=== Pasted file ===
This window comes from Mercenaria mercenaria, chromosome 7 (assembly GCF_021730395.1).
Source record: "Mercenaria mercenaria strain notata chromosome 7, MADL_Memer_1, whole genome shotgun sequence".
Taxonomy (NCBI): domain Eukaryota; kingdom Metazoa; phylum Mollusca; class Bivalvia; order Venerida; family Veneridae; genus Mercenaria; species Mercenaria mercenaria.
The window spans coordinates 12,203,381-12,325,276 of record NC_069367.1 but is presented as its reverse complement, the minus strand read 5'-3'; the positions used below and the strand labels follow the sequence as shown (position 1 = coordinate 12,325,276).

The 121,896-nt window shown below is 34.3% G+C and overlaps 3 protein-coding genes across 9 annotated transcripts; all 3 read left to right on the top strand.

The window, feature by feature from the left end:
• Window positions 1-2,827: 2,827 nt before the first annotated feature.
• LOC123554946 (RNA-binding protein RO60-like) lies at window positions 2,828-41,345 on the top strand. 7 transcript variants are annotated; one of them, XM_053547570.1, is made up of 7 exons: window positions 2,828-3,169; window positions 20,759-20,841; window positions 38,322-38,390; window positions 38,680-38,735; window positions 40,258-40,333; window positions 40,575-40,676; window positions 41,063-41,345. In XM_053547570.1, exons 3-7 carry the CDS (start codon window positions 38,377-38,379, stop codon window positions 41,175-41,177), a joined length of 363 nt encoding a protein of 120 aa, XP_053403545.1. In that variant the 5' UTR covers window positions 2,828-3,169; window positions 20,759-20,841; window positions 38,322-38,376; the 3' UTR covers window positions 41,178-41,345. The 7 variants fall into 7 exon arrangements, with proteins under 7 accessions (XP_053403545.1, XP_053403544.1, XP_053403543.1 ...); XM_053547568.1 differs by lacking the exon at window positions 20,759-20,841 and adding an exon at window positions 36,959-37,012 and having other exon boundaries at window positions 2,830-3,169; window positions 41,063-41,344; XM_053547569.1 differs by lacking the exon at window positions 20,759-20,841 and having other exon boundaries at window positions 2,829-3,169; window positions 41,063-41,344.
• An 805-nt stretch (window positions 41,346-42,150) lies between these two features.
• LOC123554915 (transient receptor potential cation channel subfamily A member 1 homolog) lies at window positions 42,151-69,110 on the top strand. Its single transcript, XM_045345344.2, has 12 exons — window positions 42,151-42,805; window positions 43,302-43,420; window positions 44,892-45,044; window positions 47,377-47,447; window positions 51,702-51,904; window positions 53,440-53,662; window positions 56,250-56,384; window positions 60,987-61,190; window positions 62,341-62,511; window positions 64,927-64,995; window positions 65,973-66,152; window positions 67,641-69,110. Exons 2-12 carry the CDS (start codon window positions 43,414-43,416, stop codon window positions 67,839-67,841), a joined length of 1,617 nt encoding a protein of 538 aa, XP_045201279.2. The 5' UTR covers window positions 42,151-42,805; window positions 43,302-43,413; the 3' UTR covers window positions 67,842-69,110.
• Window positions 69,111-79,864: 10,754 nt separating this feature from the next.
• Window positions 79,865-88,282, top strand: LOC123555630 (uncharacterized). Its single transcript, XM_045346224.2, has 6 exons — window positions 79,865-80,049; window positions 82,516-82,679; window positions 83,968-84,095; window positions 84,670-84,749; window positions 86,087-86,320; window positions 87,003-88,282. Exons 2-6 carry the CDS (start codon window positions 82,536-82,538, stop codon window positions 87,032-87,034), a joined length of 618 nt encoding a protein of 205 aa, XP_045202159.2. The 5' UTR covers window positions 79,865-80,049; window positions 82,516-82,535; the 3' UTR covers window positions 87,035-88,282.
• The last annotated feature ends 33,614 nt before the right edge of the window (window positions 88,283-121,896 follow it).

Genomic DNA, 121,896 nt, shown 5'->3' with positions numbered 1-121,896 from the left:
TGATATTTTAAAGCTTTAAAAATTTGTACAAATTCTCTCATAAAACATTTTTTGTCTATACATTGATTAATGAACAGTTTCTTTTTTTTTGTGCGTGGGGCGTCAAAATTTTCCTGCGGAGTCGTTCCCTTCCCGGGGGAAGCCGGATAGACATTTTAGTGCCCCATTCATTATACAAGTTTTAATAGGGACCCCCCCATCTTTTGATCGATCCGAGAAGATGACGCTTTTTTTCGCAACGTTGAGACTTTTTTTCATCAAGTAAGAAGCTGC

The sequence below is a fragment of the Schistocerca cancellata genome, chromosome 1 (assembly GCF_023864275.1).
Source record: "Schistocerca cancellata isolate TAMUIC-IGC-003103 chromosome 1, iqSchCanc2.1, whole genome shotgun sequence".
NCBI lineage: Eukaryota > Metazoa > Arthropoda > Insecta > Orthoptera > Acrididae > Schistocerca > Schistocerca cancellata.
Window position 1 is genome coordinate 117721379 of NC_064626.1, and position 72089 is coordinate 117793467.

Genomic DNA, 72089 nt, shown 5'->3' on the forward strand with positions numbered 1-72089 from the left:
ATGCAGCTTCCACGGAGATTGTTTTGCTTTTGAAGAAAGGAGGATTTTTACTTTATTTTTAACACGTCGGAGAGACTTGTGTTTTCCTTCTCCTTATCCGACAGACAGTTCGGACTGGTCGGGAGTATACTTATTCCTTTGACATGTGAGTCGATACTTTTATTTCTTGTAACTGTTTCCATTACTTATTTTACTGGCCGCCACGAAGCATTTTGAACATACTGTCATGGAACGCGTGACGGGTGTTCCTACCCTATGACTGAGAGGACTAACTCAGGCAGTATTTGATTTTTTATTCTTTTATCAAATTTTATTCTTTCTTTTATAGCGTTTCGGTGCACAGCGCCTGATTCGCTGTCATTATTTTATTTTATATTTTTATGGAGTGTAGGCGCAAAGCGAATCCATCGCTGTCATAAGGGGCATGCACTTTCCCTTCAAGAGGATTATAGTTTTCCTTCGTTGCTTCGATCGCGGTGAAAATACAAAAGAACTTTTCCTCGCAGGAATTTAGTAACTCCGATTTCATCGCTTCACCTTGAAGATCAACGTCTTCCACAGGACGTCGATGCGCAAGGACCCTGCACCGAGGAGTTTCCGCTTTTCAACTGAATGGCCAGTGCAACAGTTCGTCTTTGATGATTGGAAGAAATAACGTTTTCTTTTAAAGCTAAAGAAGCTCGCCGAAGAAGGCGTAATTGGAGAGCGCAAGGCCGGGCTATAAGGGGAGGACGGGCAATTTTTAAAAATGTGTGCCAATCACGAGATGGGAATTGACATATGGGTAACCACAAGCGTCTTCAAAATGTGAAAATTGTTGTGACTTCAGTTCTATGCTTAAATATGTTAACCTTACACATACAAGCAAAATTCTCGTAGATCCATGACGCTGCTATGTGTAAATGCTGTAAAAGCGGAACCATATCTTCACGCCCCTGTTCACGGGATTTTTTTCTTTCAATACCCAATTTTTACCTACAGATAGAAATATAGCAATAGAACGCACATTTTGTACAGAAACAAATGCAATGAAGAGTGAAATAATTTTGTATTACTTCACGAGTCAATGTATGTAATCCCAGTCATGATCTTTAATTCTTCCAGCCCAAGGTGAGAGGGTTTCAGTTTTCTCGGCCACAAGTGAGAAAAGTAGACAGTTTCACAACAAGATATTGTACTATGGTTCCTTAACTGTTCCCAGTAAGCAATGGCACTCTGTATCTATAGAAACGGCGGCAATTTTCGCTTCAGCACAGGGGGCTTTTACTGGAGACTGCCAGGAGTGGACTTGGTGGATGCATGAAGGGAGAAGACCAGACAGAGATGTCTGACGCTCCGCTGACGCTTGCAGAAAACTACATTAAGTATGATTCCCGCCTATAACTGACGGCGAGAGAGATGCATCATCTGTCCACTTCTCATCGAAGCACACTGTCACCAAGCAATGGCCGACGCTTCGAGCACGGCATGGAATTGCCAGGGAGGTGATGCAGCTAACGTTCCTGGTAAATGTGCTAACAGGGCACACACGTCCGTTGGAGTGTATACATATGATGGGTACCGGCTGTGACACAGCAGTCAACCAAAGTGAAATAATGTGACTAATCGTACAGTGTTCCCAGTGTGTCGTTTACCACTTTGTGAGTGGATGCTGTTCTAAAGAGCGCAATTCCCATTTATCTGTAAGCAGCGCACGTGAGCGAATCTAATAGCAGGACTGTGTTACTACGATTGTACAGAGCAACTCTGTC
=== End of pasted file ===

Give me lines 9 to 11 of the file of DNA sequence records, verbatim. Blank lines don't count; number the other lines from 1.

• An 805-nt stretch (window positions 41,346-42,150) lies between these two features.
• LOC123554915 (transient receptor potential cation channel subfamily A member 1 homolog) lies at window positions 42,151-69,110 on the top strand. Its single transcript, XM_045345344.2, has 12 exons — window positions 42,151-42,805; window positions 43,302-43,420; window positions 44,892-45,044; window positions 47,377-47,447; window positions 51,702-51,904; window positions 53,440-53,662; window positions 56,250-56,384; window positions 60,987-61,190; window positions 62,341-62,511; window positions 64,927-64,995; window positions 65,973-66,152; window positions 67,641-69,110. Exons 2-12 carry the CDS (start codon window positions 43,414-43,416, stop codon window positions 67,839-67,841), a joined length of 1,617 nt encoding a protein of 538 aa, XP_045201279.2. The 5' UTR covers window positions 42,151-42,805; window positions 43,302-43,413; the 3' UTR covers window positions 67,842-69,110.
• Window positions 69,111-79,864: 10,754 nt separating this feature from the next.